24. 25. Example M-Binding <binding xmlns=&quot;http://www.ecs.soton.ac.uk/~mns03r/mapping/ddbj-to-ont-mapping&quot; xmlns:sns=&quot;http://jaco.ecs.soton.ac.uk/schema/DDBJ&quot; xmlns:dns=&quot;http://jaco.ecs.soton.ac.uk/ont/sequencedata&quot;> <mapping id=&quot;1&quot;> <source match=&quot;sns:DDBJXML/sns:ACCESSION&quot;/> <destination create=&quot;dns:Sequence_Data_Record[join]/dns:accession_id[branch]/&quot;/> </mapping> <mapping id=“2”> <source match=&quot;sns:ACCESSION/$&quot;/> <destination create=&quot;dns:accession_id[join]/$&quot;/> </mapping> <mapping id=”3&quot;> <source match=&quot;sns:DDBJXML/sns:FEATURES/sns:source&quot;/> <destination create=&quot;dns:Sequence_Data_Record[join]/dns:has_feature[branch]/ dns:Feature_Source[branch]&quot;/> </mapping> <mapping id=”4&quot;> <source match='sns:source/sns:qualifiers[sns:qualifiers/sns:name/$ = &quot;lab_host&quot;]'/> <destination create=&quot;dns:Feature_Source[join]/dns:lab-host[branch]&quot;/> <mapping> <source match=&quot;sns:qualifiers/$&quot;/> <destination create=&quot;dns:lab-host[join]/$&quot;/> </mapping> </mapping> <mapping id=”5&quot;> <source match=&quot;sns:location/$^[^.]+&quot;/> <destination create=&quot;dns:Location[join]/dns:start[branch]/$&quot;/> </mapping> </binding>
    25. 26. Configurable Mediator
    26. 27. Discovery of M-Bindings
    27. 28. Example WSDL <?xml version='1.0' encoding='UTF-8'?> <definitions name='DDBJ-to-sequencedata' targetNamespace='http://jaco.ecs.soton.ac.uk:8080/Bindings/DDBJ-to-sequencedata' ... xmlns='http://schemas.xmlsoap.org/wsdl/'> <types> <xsd:schema targetNamespace='http://jaco.ecs.soton.ac.uk:8080/Bindings/DDBJ-to-sequencedata'> <xsd:import namespace='http://jaco.ecs.soton.ac.uk/schema/DDBJ'/> <xsd:import namespace='http://jaco.ecs.soton.ac.uk/ont/sequencedata'/> </xsd:schema> </types> <message name='sns#DDBJXML-to-dns#Sequence_Data_Record-IN'> <part name='in' element='sns:DDBJXML'/> </message> <message name='sns#DDBJXML-to-dns#Sequence_Data_Record-OUT'> <part name='in' element='dns:Sequence_Data_Record'/> </message> <portType name='TranslationPortType'> <operation name='sns#DDBJXML-to-dns#Sequence_Data_Record'> <input name='sns#DDBJXML-to-dns#Sequence_Data_Record-IN'/> <output name='sns#DDBJXML-to-dns#Sequence_Data_Record-OUT'/> </operation> </portType> <binding name='TranslationBinding' type='tns:TranslationPortType'> <operation name='sns#DDBJXML-to-dns#Sequence_Data_Record'> <input name='sns#DDBJXML-to-dns#Sequence_Data_Record-IN'/> <output name='sns#DDBJXML-to-dns#Sequence_Data_Record-OUT'/> </operation> </binding> <service name='TranslationService'> <port name='TranslationPort' binding='tns:TranslationBinding'> <fxml:binding location='http://jaco.ecs.soton.ac.uk/binding/DDBJ-to-sequencedata.xml'/> </port> </service> </definitions>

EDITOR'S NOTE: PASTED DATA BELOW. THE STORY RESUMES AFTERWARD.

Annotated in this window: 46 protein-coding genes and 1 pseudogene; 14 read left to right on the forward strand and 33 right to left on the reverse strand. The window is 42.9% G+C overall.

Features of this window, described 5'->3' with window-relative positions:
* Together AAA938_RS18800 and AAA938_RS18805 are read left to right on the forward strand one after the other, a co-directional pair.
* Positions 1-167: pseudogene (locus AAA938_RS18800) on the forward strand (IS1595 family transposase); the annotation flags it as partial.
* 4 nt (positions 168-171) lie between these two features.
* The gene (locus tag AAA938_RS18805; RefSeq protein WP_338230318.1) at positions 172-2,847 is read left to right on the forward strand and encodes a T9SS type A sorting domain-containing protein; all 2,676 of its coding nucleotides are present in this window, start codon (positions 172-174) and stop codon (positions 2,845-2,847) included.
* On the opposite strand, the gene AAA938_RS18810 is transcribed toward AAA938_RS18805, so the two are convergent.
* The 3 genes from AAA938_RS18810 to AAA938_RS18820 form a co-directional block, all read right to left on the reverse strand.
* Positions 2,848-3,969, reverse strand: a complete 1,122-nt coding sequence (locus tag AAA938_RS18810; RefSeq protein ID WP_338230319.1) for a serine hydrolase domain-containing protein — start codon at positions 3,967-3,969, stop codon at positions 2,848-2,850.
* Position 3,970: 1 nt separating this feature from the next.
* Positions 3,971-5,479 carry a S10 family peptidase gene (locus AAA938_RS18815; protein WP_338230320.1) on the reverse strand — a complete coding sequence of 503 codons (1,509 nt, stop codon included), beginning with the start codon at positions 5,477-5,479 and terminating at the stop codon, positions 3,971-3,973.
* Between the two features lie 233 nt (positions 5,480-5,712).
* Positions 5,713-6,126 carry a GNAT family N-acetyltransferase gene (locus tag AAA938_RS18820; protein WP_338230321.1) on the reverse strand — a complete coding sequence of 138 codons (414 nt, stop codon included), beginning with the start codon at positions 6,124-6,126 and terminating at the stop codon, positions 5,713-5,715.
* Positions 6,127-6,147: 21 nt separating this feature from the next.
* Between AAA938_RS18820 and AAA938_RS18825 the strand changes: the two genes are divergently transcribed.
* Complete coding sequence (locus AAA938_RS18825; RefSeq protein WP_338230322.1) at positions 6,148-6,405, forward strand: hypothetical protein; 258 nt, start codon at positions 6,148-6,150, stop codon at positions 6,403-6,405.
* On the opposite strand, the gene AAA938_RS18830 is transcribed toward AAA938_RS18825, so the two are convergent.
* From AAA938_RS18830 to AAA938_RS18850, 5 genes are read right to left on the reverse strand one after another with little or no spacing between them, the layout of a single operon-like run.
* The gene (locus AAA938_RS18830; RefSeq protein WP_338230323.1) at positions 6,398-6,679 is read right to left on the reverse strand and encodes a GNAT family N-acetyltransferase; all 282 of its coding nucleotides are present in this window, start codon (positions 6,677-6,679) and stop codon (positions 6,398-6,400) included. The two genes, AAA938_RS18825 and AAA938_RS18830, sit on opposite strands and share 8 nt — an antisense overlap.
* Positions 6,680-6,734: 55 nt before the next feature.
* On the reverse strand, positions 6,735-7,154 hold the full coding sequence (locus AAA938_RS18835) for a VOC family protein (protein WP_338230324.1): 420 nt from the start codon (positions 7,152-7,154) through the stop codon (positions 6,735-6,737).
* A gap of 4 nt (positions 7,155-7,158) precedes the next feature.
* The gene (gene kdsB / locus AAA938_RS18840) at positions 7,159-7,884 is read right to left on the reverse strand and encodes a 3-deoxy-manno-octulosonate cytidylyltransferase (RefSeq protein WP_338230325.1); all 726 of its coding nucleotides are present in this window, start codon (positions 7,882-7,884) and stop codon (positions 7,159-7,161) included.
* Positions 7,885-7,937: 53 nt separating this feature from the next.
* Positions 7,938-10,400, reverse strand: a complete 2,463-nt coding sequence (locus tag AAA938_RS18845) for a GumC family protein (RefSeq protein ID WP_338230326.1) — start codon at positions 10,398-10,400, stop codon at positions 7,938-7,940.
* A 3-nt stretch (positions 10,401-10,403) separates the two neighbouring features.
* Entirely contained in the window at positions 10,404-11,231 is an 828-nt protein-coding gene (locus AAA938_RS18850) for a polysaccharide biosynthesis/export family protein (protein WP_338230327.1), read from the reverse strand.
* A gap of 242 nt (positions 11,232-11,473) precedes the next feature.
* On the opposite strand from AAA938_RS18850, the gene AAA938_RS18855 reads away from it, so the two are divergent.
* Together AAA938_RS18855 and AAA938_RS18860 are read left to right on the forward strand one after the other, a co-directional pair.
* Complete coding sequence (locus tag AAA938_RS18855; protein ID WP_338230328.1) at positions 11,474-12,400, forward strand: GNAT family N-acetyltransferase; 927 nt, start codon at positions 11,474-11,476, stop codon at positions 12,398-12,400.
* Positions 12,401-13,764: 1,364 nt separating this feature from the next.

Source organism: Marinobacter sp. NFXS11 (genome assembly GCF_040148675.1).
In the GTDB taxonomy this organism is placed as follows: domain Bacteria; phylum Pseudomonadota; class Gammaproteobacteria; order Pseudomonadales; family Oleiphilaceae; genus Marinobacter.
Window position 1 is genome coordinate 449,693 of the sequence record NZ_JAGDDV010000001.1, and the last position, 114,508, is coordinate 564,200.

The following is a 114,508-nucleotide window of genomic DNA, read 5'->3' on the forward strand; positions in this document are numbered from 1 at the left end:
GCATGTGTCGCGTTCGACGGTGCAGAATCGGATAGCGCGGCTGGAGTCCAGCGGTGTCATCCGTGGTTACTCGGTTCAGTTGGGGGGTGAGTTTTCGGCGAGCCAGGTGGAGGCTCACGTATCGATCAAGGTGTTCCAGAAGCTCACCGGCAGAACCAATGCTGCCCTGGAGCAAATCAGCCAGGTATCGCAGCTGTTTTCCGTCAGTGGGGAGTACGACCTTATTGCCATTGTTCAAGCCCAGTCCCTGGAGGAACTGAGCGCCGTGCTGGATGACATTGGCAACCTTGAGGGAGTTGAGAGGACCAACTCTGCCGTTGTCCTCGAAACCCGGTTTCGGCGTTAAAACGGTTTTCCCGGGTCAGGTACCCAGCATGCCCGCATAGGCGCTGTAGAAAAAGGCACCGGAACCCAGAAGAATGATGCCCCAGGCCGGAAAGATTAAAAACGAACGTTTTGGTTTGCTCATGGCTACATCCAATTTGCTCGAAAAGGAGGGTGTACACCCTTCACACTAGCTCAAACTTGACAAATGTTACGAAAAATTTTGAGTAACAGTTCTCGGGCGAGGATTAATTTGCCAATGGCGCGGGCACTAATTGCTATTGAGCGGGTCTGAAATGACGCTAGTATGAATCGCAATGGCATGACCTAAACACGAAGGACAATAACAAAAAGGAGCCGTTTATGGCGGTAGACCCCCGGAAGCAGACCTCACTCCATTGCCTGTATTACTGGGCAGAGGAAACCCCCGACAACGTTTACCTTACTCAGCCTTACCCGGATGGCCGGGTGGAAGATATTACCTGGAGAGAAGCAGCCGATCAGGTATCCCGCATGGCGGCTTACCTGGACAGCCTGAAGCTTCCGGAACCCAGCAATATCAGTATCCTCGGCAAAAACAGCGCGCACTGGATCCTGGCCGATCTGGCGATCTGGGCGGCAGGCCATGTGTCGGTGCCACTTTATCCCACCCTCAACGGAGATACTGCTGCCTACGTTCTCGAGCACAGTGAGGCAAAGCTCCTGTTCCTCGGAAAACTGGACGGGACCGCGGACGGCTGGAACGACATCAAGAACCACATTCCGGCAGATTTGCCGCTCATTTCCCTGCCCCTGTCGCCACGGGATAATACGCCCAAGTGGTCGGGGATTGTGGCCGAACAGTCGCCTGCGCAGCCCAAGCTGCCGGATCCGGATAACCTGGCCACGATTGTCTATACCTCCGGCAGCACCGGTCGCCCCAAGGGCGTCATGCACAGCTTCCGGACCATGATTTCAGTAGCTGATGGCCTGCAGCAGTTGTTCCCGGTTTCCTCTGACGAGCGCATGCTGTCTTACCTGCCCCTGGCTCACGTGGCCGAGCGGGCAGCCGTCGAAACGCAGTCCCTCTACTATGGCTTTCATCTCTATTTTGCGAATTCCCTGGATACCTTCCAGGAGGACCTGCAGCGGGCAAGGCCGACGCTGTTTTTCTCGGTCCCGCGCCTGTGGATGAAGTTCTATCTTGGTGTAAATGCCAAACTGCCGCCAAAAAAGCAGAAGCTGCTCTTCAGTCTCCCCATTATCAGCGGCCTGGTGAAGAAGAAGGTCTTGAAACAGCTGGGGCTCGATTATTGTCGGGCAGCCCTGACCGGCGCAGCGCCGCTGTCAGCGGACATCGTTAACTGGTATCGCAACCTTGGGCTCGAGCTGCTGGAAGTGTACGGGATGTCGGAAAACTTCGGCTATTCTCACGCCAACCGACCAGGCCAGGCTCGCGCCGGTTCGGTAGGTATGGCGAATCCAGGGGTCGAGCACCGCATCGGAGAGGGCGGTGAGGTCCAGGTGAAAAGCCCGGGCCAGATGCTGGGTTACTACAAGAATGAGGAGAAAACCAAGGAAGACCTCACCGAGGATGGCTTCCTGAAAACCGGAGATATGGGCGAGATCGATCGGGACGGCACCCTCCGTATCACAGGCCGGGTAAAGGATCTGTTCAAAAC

28. 29. Conclusions <ul><li>Type Adaptors come in many flavours, all can be described using WSDL </li></ul><ul><li>GRIMOIRES can be used to advertise and discover WSDL Type Adaptors </li></ul><ul><li>We have shown this to work with our own Mapping Language (FXML-M) </li></ul><ul><ul><li>Practical </li></ul></ul><ul><ul><li>Scalable </li></ul></ul>
    29. 30. Questions and Comments?
    30. 31. FXML-T Performance
    31. 32. FXML-T Performance
    32. 33. FXML-T Performance
    33. 34. GRIMOIRES Performance 1.81 Total Mediation 0.27 Serialisation Translation 0.23 Serialisation Discovery 0.62 Jena Mediation 0.47 Realisation Translation 0.22 RealisationDiscovery 2.50 DDBJ Execution Average Time (S) Activity